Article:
The proposed change extends from 72 hours to 7 days the CT for restoring an inoperable CSS train to operable status. Being in an ACTION is not an initiator of any accident previously evaluated. Consequently, the probability of an accident previously evaluated is not significantly increased. The consequences of an accident while relying on ACTIONS during the 7-day CT are no different than the consequences of an accident while relying on the ACTION during the existing 72-hour CT. Therefore, the consequences of an accident previously evaluated are not significantly increased by this change. Therefore, this change does not involve a significant increase in the probability or consequences of an accident previously evaluated.

2. Does the change create the possibility of a new or different kind of accident from any accident previously evaluated?

Response: No.

The proposed change extends from 72 hours to 7 days the CT for restoring an inoperable CSS train to operable status. The proposed change does not involve a physical alteration of the plant (no new or different type of equipment will be installed) or a change in the methods governing normal plant operation. Thus, this change does not create the possibility of a new or different kind of accident from any accident previously evaluated.

3. Does the proposed change involve a significant reduction in a margin of safety?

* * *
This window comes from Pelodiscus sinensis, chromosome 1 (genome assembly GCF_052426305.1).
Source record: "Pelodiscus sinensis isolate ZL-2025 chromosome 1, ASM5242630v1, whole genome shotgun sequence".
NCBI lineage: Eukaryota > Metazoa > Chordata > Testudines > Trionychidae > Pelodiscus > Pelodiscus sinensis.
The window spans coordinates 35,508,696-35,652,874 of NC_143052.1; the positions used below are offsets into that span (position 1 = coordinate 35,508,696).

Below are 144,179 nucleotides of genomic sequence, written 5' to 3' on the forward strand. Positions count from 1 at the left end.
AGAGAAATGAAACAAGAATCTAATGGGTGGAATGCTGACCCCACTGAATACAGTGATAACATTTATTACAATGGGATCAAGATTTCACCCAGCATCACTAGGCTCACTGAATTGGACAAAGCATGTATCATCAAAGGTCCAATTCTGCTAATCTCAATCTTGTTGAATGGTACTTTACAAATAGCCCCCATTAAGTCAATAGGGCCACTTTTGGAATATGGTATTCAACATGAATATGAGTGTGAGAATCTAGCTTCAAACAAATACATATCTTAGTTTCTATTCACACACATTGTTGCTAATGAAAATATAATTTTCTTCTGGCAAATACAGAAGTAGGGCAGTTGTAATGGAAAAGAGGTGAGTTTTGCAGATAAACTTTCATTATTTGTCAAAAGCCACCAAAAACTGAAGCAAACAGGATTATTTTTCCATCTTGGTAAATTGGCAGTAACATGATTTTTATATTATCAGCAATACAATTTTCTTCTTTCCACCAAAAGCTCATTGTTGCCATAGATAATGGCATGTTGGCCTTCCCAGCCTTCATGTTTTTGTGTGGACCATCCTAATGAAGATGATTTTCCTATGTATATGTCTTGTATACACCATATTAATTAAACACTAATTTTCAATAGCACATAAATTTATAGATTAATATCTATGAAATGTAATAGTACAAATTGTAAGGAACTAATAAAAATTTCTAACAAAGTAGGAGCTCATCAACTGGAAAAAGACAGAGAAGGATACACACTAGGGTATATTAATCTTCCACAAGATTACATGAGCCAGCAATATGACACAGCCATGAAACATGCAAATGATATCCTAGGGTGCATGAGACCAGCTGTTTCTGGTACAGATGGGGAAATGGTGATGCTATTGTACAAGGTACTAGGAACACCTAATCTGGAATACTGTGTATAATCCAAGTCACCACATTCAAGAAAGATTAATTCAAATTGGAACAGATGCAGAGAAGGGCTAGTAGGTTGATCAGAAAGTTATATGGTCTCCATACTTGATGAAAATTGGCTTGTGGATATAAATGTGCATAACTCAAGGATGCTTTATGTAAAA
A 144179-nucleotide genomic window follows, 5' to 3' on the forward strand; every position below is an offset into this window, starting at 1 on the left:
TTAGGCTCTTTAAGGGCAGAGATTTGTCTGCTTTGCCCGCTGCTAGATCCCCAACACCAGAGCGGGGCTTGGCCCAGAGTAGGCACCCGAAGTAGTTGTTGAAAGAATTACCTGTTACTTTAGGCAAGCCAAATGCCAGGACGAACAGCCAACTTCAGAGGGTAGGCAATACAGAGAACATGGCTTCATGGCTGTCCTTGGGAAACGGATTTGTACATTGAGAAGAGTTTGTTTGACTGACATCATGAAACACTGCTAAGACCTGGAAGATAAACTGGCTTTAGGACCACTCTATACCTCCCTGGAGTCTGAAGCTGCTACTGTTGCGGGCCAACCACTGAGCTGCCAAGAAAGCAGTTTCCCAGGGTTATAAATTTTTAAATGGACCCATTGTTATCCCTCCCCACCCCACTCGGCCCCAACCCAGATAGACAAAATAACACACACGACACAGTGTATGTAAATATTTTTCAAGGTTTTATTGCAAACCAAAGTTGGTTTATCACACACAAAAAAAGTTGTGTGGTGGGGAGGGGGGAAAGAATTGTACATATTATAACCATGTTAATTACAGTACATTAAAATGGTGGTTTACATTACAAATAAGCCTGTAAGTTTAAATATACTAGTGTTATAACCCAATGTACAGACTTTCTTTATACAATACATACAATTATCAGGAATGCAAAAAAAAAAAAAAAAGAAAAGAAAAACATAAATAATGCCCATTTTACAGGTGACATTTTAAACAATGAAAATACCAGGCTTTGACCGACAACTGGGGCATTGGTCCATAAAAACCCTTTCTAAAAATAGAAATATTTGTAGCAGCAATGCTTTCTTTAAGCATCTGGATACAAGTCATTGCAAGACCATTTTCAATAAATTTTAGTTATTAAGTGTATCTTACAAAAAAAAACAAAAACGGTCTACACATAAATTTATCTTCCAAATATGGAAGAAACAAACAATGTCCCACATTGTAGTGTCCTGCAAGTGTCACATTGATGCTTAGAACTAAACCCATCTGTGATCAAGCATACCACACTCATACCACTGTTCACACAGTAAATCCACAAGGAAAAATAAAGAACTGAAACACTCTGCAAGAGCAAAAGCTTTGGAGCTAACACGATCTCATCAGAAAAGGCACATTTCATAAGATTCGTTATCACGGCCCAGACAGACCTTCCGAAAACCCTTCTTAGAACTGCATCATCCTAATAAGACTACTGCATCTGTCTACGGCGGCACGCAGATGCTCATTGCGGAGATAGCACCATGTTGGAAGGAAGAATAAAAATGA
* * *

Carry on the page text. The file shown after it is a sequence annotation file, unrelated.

Response: No.

The proposed change extends from 72 hours to 7 days the CT for restoring an inoperable CSS train to operable status. The licensee performed risk-based evaluations using its plant-specific probabilistic risk assessment (PRA) model in order to determine the effect of this change on plant risk. The PRA evaluations were based on the conditions stipulated in NRC staff safety evaluations approving both Joint Applications Report CE NPSD-1045-A, “Joint Applications Report, Modifications to the Containment Spray System and The Low Pressure Safety Injection System Technical Specifications,” and Technical Specification Task Force Change Traveler, TSTF-409, Revision 2, “Containment Spray System Completion Time Extension (CE NPSD-1045-A).” The results of these plant-specific evaluations determined that the effect of the proposed change on plant risk is very small. Therefore, this change does not involve a significant reduction in a margin of safety.

Based on the above, the proposed change involves no significant hazards consideration under the standards set forth in 10 CFR 50.92(c), and accordingly, a finding of no significant hazards consideration is justified.

Dated at Rockville, Maryland, this XX day of XXXXXXXX, 2006.

FOR THE NUCLEAR REGULATORY COMMISSION

Project Manager

Plant Licensing Branch [ ]

Division of Operating Reactor Licensing

Office of Nuclear Reactor Regulation

End Supplemental Information

Footnotes

1.  PSA and PRA are used interchangeably herein.

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[FR Doc. 06-9094 Filed 11-6-06; 8:45 am]

BILLING CODE 7590-01-M